From dialogues with the dead to the unknowability of death
Piers Vitebsky (University of Cambridge)
Paper short abstract:
Among the Sora of Tribal India, the familiarity, intimacy and negotiation of shamanic dialogues with the dead are becoming replaced by more authoritarian genres of prayer, sermon, and devotion to divine figures such as Jesus and Krishna, thereby rendering the state of the dead unknowable.
Paper long abstract:
This paper discusses a drastic change among the Sora of Orissa (Tribal India) since I first lived with them in 1975. In Dialogues with the dead (Cambridge 1993), I analysed a distinctive non-literate 'tribal' cosmology which was characterised by open-ended negotiation between the living and the dead, communicating through female shamans in trance. The dead caused illness and death by transferring their suffering on to the living, thereby creating an analogy between the biographies of the attacker and of the victim. The living responded defensively by talking the dead over many years into a progressively less dangerous subjective state. However, as younger Sora enter the literate world of school and the national space of party politics, they are becoming either Baptist Christians or fundamentalist Hindus. Between them, these mutually hostile paths towards 'modernity' squeeze out the shamanist worldview of their elders (JRAI 2008: 243-61). I shall explore the shift from robust family banter with the dead to respectful monologic forms of prayer, (male) sermon, and authoritative written texts. These new religions direct spiritual intensity away from ancestors toward gods instead. The ancestors become hungry and lonely but powerless to harm or protest, and the old fear to die because they anticipate being neglected. Krishna elicits a new kind of ecstatic (and nationalistic) devotion, while Jesus redeems the young from the new concept of sin. But both now make it impossible to engage with the dead or feel pity for them, since they render the realm of death itself unknowable and unexplorable.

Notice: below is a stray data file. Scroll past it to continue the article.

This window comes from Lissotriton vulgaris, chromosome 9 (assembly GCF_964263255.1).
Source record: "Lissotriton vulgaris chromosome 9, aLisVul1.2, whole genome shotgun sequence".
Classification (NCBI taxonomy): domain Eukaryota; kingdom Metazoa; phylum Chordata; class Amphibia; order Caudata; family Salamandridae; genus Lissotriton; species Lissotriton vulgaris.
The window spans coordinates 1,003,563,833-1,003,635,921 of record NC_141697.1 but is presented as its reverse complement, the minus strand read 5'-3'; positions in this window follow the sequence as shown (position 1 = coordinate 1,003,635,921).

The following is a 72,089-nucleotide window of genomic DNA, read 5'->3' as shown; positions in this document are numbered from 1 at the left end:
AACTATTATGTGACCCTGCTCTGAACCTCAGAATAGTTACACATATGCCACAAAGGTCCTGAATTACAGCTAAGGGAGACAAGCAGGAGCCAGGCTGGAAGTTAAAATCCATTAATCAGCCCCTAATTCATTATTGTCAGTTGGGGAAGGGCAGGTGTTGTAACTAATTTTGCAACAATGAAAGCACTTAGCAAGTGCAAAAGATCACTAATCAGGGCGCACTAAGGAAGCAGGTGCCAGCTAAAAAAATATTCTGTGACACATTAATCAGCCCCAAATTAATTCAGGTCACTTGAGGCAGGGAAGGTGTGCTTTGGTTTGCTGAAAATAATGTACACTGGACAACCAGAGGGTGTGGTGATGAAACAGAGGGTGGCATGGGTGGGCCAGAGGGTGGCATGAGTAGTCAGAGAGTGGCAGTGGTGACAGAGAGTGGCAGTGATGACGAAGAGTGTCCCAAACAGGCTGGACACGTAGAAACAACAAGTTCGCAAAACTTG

The 'evidence' of death: necrographic accounts on death perspectives